Soy milk, a highly nutritious drink, is made by soaking, grinding and boiling soy beans with water. Besides being a particularly rich source of protein, soy milk also contains essential fatty acids, vitamins, potassium, iron and dietary fiber. These active ingredients provide a very good amount of energy and help your body function as smoothly as possible.1
What Causes Constipation?
You could feel constipated because of a whole host of reasons. However, what you eat or drink definitely has an impact on your bowel movements. Compared to adults, constipation mostly affects infants or children causing significant discomfort in the little ones.
Usually, we all consume milk that’s pasteurized and contains antibiotics as well as hormones. However, during the pasteurization process, some of the valuable enzymes that aid digestion are removed.
If you consume too much milk and very little fiber in your diet, you are prone to constipation and flatulence. If you are lactose intolerant, you are more likely to be constipated every time you have a glass of milk. Soy milk, on the other hand, does not cause constipation. It actually helps relieve constipation symptoms. A recent study proved that constipation was resolved in children consuming soy milk, while those consuming cow’s milk still felt constipated. 2
Can Soy Protein Cause An Allergic Reaction?
Unfortunately, there’s very little medical research done regarding the relation between soy milk and constipation. Although, it is widely known that soy protein can be an allergen and lead to constipation eventually.
The soy protein is one of the eight allergens that come under the labeling requirements of the Food Allergen Labeling and Consumer Protection Act. To make things simpler, if you’re allergic to soy, ensure that you don’t consume soy milk at any point in time.
In such a situation, the best way forward is for you to replace soy milk with either almond milk or rice milk.3
Not Allergic To Soy Milk? Check Out The Benefits Of Using This Nutritious Drink
The major ingredients in soy milk are calcium, vitamins, minerals and other nutrients, which are also found in cow’s milk. For children suffering from chronic constipation, the switch from cow’s milk to soy milk can be highly beneficial. It has the potential to significantly improve the quality of your life and combat the symptoms of constipation effectively.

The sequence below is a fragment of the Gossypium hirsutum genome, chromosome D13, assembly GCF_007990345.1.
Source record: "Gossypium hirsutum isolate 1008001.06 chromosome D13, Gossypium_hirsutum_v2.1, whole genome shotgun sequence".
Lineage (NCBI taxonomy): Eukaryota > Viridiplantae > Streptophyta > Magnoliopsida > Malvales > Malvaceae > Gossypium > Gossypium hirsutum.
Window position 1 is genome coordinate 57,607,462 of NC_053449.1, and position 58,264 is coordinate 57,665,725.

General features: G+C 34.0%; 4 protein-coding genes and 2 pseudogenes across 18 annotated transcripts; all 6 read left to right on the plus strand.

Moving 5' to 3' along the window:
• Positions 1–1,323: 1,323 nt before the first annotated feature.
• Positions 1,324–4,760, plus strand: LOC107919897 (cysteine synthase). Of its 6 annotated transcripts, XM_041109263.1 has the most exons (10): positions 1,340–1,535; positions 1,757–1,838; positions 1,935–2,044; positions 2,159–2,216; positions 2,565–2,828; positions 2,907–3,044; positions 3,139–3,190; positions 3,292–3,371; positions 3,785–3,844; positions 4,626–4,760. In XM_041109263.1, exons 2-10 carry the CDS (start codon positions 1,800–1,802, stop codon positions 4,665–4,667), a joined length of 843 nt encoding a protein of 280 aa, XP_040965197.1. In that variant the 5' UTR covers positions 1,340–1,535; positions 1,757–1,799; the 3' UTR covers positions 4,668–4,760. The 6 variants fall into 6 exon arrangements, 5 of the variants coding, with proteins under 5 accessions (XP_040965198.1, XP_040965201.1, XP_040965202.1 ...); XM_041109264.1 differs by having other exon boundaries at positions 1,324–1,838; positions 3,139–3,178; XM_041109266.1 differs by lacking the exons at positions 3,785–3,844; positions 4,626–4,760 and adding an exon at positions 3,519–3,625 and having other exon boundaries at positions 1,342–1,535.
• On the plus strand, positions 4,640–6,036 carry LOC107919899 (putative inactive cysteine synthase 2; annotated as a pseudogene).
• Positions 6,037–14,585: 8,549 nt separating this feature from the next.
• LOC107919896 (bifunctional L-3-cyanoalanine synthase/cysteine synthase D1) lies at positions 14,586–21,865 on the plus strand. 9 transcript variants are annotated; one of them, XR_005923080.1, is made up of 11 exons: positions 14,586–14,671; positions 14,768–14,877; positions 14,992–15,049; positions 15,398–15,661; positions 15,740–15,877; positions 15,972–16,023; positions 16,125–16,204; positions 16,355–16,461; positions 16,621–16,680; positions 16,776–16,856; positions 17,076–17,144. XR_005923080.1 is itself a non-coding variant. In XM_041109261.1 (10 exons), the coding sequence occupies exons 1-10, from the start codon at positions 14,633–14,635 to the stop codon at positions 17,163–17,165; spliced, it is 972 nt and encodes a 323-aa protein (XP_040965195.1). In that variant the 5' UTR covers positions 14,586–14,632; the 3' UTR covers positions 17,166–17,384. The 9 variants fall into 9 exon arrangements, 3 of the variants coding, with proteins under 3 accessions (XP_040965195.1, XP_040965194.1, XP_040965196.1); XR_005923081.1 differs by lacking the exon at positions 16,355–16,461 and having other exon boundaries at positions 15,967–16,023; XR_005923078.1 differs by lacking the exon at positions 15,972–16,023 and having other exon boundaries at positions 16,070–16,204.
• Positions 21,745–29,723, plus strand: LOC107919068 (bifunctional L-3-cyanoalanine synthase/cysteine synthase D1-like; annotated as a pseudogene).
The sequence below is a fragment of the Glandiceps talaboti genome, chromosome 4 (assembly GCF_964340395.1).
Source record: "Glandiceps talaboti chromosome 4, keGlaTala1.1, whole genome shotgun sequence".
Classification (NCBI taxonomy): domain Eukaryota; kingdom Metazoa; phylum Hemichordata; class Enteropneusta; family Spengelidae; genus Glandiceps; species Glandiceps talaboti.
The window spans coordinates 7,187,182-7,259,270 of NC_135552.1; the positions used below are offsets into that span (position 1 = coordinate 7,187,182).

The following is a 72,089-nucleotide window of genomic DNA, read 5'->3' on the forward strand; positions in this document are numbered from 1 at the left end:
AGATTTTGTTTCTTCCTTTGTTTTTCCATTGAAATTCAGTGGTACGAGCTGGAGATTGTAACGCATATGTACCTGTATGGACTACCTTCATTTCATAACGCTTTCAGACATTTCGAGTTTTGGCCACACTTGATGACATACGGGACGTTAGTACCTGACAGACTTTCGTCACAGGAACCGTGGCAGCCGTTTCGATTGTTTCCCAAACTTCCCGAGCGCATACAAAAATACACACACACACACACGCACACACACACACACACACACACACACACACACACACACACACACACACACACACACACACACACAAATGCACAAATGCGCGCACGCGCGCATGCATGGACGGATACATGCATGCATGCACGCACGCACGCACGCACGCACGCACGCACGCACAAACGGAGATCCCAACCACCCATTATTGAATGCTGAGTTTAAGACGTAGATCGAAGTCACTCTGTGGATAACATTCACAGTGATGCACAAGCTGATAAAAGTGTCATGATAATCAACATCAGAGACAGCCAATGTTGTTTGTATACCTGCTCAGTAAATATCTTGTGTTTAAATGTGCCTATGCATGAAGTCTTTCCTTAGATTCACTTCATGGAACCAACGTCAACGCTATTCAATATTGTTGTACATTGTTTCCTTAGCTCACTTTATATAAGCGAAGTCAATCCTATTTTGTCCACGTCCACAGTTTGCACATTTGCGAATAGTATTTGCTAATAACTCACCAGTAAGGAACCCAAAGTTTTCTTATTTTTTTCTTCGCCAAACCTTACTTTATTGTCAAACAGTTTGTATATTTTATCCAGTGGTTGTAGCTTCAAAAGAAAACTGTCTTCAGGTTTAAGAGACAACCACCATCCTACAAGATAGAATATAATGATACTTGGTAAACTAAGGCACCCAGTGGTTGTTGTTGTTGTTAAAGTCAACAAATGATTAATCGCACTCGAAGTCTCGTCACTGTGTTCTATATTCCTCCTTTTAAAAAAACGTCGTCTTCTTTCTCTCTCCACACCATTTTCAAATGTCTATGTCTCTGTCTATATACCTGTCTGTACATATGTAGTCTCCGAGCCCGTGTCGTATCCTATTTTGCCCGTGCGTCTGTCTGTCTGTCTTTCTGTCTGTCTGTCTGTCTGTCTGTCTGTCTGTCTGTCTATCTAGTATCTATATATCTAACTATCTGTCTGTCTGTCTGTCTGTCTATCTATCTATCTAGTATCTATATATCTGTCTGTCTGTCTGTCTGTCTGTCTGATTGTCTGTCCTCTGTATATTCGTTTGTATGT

Soy milk is lactose-free and contains no cholesterol. When compared to cow’s milk, soy milk has about 50% more calcium content. In addition to possessing excellent nutritive value, soy milk can also reduce the risk of heart disease, obesity, and prostate cancer. It is also known to lower blood pressure and cholesterol levels in your body.4
For vegetarians and vegans alike, soy milk is the best source of protein. It has no cholesterol and is very low in saturated fat. Soybean, the main ingredient of soy milk, is the only vegetable food that contains all eight essential amino acids.5
Is Soy Milk Safe?
Some children who are intolerant to cow’s milk also react to soy proteins. As discussed earlier, try replacing soy with other options like rice or almond milk in such a scenario.
Soy milk contains phytoestrogens and isoflavones, which may be harmful to women who take hormonal therapy or those who have breast cancer. Soy milk can also raise concerns about early puberty in girls and hormonal changes in boys.6
In effect, moderate consumption of soy milk appears safe for toddlers and adults.
To sum things up, there are a number of other causes of constipation beyond specific food items. Most notably, you’re in trouble if you don’t drink enough liquids or eat foods that are rich in fiber. Without an ample amount of fluids or fibers in your diet, there’s every chance of you being constipated. A good amount of physical exercise can only be an added advantage when you’re prone to feel constipated.
|↑1||Mital, B. K., and K. H. Steinkraus. “Utilization of oligosaccharides by lactic acid bacteria during fermentation of soy milk”. Journal of Food Science 40, no. 1 (1975): 114-118.|
|↑2||Crowley, Elesa T., Lauren T. Williams, Tim K. Roberts, Richard H. Dunstan, and Peter D. Jones. “Does milk cause constipation? A crossover dietary trial”. Nutrients 5, no. 1 (2013): 253-266.|
|↑3||Soy Allergy. American College of Allergy, Asthma & Immunology.|
|↑4||Keshavarz, Seyed Ali, Zeinab Nourieh, Mohammad Javad Hosseinzadeh Attar, and Leila Azadbakht. “Effect of soy milk consumption on waist circumference and cardiovascular risks among overweight and obese female adults.” International journal of preventive medicine 3, no. 11 (2012).|
|↑5||Montgomery, Kristen S. “Soy protein.” The Journal of perinatal education 12, no. 3 (2003): 42-45.|
|↑6||Eating Soy May Turn on Genes Linked to Cancer Growth.Breastcancer.org|